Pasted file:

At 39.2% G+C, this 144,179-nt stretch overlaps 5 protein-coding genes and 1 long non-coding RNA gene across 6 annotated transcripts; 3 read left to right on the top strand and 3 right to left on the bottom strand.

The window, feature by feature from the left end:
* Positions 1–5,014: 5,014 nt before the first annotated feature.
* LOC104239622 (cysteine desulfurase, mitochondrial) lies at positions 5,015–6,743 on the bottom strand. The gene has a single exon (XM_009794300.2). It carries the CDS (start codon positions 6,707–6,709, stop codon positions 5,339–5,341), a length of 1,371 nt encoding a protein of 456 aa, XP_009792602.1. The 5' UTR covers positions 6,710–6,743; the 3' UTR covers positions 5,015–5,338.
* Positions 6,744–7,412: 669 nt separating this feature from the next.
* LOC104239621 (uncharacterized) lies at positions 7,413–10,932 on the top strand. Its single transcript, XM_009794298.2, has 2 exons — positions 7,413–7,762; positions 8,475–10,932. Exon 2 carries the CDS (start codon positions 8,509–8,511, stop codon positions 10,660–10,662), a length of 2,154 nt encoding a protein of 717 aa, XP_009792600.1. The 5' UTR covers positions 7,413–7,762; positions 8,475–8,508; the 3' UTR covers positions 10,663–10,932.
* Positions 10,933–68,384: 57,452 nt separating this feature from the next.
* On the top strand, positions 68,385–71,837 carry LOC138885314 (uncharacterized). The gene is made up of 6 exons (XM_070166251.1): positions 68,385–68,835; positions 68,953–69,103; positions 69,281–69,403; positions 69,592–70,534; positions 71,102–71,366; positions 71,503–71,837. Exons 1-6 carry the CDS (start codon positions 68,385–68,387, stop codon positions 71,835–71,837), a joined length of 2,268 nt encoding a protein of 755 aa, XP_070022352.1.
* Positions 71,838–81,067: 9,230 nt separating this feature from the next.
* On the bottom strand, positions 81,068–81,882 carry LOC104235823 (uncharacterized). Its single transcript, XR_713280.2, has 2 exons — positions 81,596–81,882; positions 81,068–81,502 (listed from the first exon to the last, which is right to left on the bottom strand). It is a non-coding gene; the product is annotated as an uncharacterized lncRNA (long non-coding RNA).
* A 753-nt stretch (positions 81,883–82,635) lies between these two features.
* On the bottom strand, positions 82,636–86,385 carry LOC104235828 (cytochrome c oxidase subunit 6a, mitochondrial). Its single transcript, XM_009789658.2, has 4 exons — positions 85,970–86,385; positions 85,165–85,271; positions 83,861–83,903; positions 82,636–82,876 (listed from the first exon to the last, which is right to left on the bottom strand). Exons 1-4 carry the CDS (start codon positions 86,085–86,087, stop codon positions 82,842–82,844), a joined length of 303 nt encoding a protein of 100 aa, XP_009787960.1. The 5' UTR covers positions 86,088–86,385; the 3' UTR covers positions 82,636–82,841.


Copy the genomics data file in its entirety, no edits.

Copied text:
At 39.2% G+C, this 144,179-nt stretch overlaps 5 protein-coding genes and 1 long non-coding RNA gene across 6 annotated transcripts; 3 read left to right on the top strand and 3 right to left on the bottom strand.

The window, feature by feature from the left end:
* Positions 1–5,014: 5,014 nt before the first annotated feature.
* LOC104239622 (cysteine desulfurase, mitochondrial) lies at positions 5,015–6,743 on the bottom strand. The gene has a single exon (XM_009794300.2). It carries the CDS (start codon positions 6,707–6,709, stop codon positions 5,339–5,341), a length of 1,371 nt encoding a protein of 456 aa, XP_009792602.1. The 5' UTR covers positions 6,710–6,743; the 3' UTR covers positions 5,015–5,338.
* Positions 6,744–7,412: 669 nt separating this feature from the next.
* LOC104239621 (uncharacterized) lies at positions 7,413–10,932 on the top strand. Its single transcript, XM_009794298.2, has 2 exons — positions 7,413–7,762; positions 8,475–10,932. Exon 2 carries the CDS (start codon positions 8,509–8,511, stop codon positions 10,660–10,662), a length of 2,154 nt encoding a protein of 717 aa, XP_009792600.1. The 5' UTR covers positions 7,413–7,762; positions 8,475–8,508; the 3' UTR covers positions 10,663–10,932.
* Positions 10,933–68,384: 57,452 nt separating this feature from the next.
* On the top strand, positions 68,385–71,837 carry LOC138885314 (uncharacterized). The gene is made up of 6 exons (XM_070166251.1): positions 68,385–68,835; positions 68,953–69,103; positions 69,281–69,403; positions 69,592–70,534; positions 71,102–71,366; positions 71,503–71,837. Exons 1-6 carry the CDS (start codon positions 68,385–68,387, stop codon positions 71,835–71,837), a joined length of 2,268 nt encoding a protein of 755 aa, XP_070022352.1.
* Positions 71,838–81,067: 9,230 nt separating this feature from the next.
* On the bottom strand, positions 81,068–81,882 carry LOC104235823 (uncharacterized). Its single transcript, XR_713280.2, has 2 exons — positions 81,596–81,882; positions 81,068–81,502 (listed from the first exon to the last, which is right to left on the bottom strand). It is a non-coding gene; the product is annotated as an uncharacterized lncRNA (long non-coding RNA).
* A 753-nt stretch (positions 81,883–82,635) lies between these two features.
* On the bottom strand, positions 82,636–86,385 carry LOC104235828 (cytochrome c oxidase subunit 6a, mitochondrial). Its single transcript, XM_009789658.2, has 4 exons — positions 85,970–86,385; positions 85,165–85,271; positions 83,861–83,903; positions 82,636–82,876 (listed from the first exon to the last, which is right to left on the bottom strand). Exons 1-4 carry the CDS (start codon positions 86,085–86,087, stop codon positions 82,842–82,844), a joined length of 303 nt encoding a protein of 100 aa, XP_009787960.1. The 5' UTR covers positions 86,088–86,385; the 3' UTR covers positions 82,636–82,841.